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I am extremely sorry for asking 10 question, but I had so much work and I had struggle and confusion on these questions. If you can could you please explain how to answer these questions? Also I have no clue why the computer writes the equations this way but I'm pretty sure when there is a \ like in the first question V=\frac{4}{3}\pi r^3 it is NOT a division sign I got confused on that for a sec so when it shows that before pi it doesn't mean divide by pi, just saying. And for question 8 when it says \cos \big(2xy\big)=y thats just cos(2xy)=y, again I have no clue why the computer writes it that way I guess thats how computers read it. Sorry for asking so much again and making you go through the trouble, but THANK YOU VERY MUCH for lookin into this and helping out, I really appreciate it!

 

1. The radius of a sphere is decreasing at a constant rate of 2 inches per second. At the instant when the volume of the sphere is 2343 cubic inches, what is the rate of change of the volume? The volume of a sphere can be found with the equation V=\frac{4}{3}\pi r^3. Round your answer to three decimal places.

 

2. The radius of a cone is decreasing at a constant rate of 5 inches per second. The volume remains a constant 52 cubic inches. At the instant when the radius of the cone is 6 inches, what is the rate of change of the height? The volume of a cone can be found with the equation V=\frac{1}{3}\pi r^2 h. Round your answer to three decimal places.

 

3. The volume of a sphere is increasing at a constant rate of 191 cubic centimeters per minute. At the instant when the volume of the sphere is 9 cubic centimeters, what is the rate of change of the surface area of the sphere? The volume of a sphere can be found with the equation V=\frac{4}{3}\pi r^3 and the surface area can be found with S=4\pi r^2. Round your answer to three decimal places (if necessary).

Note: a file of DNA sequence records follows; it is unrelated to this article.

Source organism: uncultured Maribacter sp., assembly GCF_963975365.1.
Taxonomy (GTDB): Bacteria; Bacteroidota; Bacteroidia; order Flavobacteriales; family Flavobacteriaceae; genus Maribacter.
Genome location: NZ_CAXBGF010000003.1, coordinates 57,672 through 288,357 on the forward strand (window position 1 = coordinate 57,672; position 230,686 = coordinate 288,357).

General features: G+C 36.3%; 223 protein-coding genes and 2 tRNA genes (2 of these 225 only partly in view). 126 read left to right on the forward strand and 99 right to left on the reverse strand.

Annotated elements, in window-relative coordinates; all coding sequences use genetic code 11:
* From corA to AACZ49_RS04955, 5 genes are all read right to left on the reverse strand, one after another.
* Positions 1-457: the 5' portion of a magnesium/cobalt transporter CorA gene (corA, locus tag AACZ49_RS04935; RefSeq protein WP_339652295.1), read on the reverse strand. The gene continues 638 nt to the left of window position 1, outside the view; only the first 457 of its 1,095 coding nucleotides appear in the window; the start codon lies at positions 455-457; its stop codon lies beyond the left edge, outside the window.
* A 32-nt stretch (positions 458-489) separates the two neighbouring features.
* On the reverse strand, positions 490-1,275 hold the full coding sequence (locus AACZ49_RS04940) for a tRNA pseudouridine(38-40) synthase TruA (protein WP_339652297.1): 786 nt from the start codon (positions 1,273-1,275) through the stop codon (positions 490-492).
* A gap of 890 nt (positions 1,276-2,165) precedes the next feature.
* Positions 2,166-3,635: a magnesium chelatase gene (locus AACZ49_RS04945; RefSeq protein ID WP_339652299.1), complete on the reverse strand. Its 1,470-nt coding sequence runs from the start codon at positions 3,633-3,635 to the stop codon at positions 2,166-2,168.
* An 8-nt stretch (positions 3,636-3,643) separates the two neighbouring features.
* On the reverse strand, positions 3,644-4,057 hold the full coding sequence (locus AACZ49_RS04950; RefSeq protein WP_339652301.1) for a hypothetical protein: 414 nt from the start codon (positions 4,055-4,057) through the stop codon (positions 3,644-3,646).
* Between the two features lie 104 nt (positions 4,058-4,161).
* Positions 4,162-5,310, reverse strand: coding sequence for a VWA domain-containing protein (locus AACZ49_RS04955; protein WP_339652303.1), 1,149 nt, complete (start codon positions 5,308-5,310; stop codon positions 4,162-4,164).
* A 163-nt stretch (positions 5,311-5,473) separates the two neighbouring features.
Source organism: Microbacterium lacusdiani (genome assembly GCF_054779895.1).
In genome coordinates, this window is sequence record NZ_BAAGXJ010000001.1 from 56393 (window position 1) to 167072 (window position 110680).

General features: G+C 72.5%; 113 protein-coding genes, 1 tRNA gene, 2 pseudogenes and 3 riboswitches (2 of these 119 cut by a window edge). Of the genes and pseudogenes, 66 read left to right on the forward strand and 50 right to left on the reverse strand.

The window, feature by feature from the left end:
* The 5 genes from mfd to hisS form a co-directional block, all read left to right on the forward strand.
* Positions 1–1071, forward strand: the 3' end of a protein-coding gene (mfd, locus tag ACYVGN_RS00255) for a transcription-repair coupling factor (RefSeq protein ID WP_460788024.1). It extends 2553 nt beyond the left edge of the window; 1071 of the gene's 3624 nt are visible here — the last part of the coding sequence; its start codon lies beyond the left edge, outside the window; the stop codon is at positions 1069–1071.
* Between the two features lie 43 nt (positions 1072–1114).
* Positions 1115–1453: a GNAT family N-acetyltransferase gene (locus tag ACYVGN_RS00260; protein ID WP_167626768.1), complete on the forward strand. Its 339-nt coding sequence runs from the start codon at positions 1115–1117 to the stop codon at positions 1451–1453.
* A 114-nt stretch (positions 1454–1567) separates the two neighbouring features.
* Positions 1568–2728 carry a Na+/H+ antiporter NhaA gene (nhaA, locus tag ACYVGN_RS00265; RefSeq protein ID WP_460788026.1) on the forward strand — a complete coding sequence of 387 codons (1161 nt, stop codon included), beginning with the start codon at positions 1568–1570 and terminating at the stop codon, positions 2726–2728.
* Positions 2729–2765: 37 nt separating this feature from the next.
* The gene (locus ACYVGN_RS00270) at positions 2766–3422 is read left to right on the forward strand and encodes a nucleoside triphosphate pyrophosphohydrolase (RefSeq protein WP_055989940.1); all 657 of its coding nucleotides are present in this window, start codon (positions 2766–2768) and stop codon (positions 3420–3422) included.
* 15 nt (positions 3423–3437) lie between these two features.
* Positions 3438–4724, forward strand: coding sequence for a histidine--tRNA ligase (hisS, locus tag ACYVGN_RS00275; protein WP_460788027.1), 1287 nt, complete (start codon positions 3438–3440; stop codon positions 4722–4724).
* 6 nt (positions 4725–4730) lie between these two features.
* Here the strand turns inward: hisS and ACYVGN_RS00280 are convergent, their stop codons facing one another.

4. The volume of a sphere is decreasing at a constant rate of 3393 cubic meters per minute. At the instant when the radius of the sphere is 7 meters, what is the rate of change of the surface area of the sphere? The volume of a sphere can be found with the equation V=\frac{4}{3}\pi r^3 and the surface area can be found with S=4\pi r^2. Round your answer to three decimal places (if necessary).

 

5. The volume of a sphere is decreasing at a constant rate of 4635 cubic inches per second. At the instant when the radius of the sphere is 10 inches, what is the rate of change of the surface area of the sphere? The volume of a sphere can be found with the equation V=\frac{4}{3}\pi r^3 and the surface area can be found with S=4\pi r^2. Round your answer to three decimal places (if necessary).

 

6. A right triangle has legs of 18 inches and 24 inches whose sides are changing. The short leg is decreasing by 3 in/sec and the long leg is shrinking at 2 in/sec. What is the rate of change of the area?

 

7. A rectangle has a length of 5 inches and a width of 8 inches whose sides are changing. The length is decreasing by 7 in/sec and the width is shrinking at 3 in/sec. What is the rate of change of the area?

 

8. Given \cos \big(2xy\big)=y, find \frac{dy}{dx}​ in terms of x and y.

 

9. If y^2+x^3-1=x^2y then find the equations of all tangent lines to the curve when x=-1.

 

10. An open cylindrical tank has a volume of 500 cubic feet. The inside surface requires an annual coat of paint. One gallon of paint covers 100 square feet. To the nearest gallon, how many gallons of paint are needed if the tank has been constructed to minimize the coat of paint on the inside surface?

 Dec 7, 2020
 #1
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Here is #1

Volume = 4/3 pi r3    When =2343   r = 8.239 inches

 

dV/dt = 4/3 pi dr/dt

dV/dt = 4/3 pi 3r2 dr/dt

         = 4/3 pi 3(8.2392)(-2)

         = - 568.732 inper second   (decreasing at 568.732 in3 per second)

 Dec 7, 2020
 #2
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Thank you very much for helping me out. But can someone please help me out on the rest of the questions?

beastrohit  Dec 7, 2020
 #3
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Post them seperately......it looks like your question(s) are already answered when scrolling through.....people won't see that only one was answered....

   though posting this many is a bit absurd....you should be able to attempt some of them yourself....we are not here to do your homework.....

Guest Dec 8, 2020
 #4
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#2: V = 1/3*pi*r^2*h

 

Differentiate both sides to get dV/dt = 1/3*pi*dr/dt*h + 1/3*pi*r^2*dh/dt

Plug in, to get dV/dt = 1.72 inches/second

 Dec 8, 2020

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